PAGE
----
Yet what is “well known” in Russia is less so among film scholars brought...

      (pp. 52-68)

      The importance of the debates on the nature of realism in art and mass culture and on the role of nonfiction films in the formation of the fascist culture forces scholars not only to reevaluate the role of the documentary in the Italian context but also to rewrite the narrative of the genesis of neorealism as part of the evolving discourses on Italian modernity.¹ Documentary and newsreels played a key role in the process of modernization brought forward by the Italian fascist regime, both as documentations of the successes of governmental initiatives (the images of Il Duce leading the way...

  6. PART 2

    • “THE EXALTED SPIRIT OF THE ACTUAL” James Agee, Critic and Filmmaker, and the U.S. Response to Neorealism
      (pp. 71-86)

      Credit the U.S. film industry with early and powerful recognition of post–World War II Italian cinema. The Hollywood Motion Picture Academy in 1947 awarded its first-ever special Oscar for a non-English-language film toSciuscià(Shoeshine, 1946), stating that “the high quality of this Italian-made motion picture, brought to eloquent life in a country scarred by war, is proof to the world that the creative spirit can triumph over adversity.” Two years later the Academy’s board gave another Oscar toLadri di biciclette(Bicycle Thieves, 1948), “the most outstanding foreign language film released in the United States during 1949” (a...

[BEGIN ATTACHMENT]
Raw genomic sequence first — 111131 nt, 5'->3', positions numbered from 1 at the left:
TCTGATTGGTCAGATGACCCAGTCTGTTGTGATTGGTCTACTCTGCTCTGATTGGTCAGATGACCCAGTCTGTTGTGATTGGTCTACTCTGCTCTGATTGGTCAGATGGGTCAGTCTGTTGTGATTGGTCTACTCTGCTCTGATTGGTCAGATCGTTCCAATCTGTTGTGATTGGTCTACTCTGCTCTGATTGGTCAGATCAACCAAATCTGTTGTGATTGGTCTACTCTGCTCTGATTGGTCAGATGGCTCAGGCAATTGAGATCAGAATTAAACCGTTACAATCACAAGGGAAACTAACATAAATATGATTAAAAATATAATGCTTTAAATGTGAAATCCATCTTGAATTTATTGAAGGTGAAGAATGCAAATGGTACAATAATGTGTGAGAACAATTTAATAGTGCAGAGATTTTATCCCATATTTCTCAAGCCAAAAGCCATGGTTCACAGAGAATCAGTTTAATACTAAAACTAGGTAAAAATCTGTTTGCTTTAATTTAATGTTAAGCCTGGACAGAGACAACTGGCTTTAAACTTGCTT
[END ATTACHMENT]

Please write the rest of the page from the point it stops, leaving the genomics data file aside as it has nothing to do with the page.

• MARKETING MEANING, BRANDING NEOREALISM Advertising and Promoting Italian Cinema in Postwar America
      (pp. 87-102)

      The New York premiere of Roberto Rossellini’sRoma, città aperta(rechristenedOpen Cityfor its American release) in the early months of 1946 in many ways signaled a turning point in the critical and popular reception of international cinema in the United States. Foreign films—especially those from Italy—were by no means new to New York’s film culture, butOpen Cityrepresented something different: a foreign film that made money. Most foreign-language films were little seen and largely unprofitable, relegated either to small neighborhood theaters catering to ethnic audiences or to art houses patronized primarily by small bands of...